- Associated Press - Wednesday, June 8, 2016

COLUMBIA, S.C. (AP) - Caseworkers will be able to access children’s files on their smartphones while away from the office starting next year, thanks to a grant announced Wednesday to the Department of Social Services.

The $250,000 grant will fund the development of an app allowing access to the agency’s network, spokeswoman Karen Wingo told The Associated Press.

It’s among $4.8 million in grants the BlueCross BlueShield of South Carolina Foundation awarded to 13 groups.

Currently, caseworkers cannot access a child’s complete file while visiting a family and must return to their office to document that visit. The agency estimates caseworkers spend more than half of their working hours on paperwork.

“Caseworkers at DSS have very demanding jobs, and must balance a number of administrative tasks with their primary goal,” DSS Director Susan Alford said in a statement. The app will “reduce time-consuming tasks associated with more manual methods of data collection and management.”

DSS is piloting the app in Greenville, York and Lee counties - chosen for their differing sizes. Officials expect the counties’ more than 150 caseworkers to be using the app by May 2017. The contract bidding process alone could take three months, Wingo said.

If the app provides the expected improvements, the agency will include a statewide expansion in its budget proposals, she said.

The announcement comes days after DSS agreed to settle a federal lawsuit that accused the agency of endangering the nearly 3,400 abused and neglected children in its care. The potential settlement, which still requires a judge’s approval, includes a commitment to lower social workers’ caseloads, do a better job investigating abuse allegations, and increase face-to-face visits between caseworkers and children.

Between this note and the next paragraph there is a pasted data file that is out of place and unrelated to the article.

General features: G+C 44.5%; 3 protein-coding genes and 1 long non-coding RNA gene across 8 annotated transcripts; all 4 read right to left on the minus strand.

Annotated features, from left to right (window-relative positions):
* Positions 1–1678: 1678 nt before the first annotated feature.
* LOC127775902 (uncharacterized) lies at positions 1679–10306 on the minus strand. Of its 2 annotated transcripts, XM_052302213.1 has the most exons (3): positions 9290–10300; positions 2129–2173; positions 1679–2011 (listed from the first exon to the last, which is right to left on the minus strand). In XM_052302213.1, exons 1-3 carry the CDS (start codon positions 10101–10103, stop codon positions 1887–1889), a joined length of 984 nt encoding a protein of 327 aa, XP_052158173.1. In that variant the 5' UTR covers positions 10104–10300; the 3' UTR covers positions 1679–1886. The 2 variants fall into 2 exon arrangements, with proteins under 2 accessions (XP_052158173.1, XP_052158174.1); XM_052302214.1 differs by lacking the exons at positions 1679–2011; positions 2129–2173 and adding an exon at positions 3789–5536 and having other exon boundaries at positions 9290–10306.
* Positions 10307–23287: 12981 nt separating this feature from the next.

The issues addressed by the settlement have been scrutinized by state legislators since January 2014.

Caseworkers were provided smartphones later that year.

Alford, who took the helm in February 2015, said signing the settlement represents the next step in the agency’s ongoing reforms.

The budget legislators passed a year ago provided DSS money to add 177 caseworkers and 67 caseworker assistants.

The budget sent to Gov. Nikki Haley last week provides DSS the additional $5.6 million that Alford requested to hire 170 more employees.

That includes 35 additional caseworkers, 52 regional call center operators, 19 for foster home licensing and 51 people to add second- and third-shifts in some counties, Wingo said Wednesday.

Last year, Alford put a hold on regionalizing call centers until the agency could boost its ranks. Cases had skyrocketed in the 20 regionalized counties partly because callers could actually get someone on the phone to report suspected abuse.

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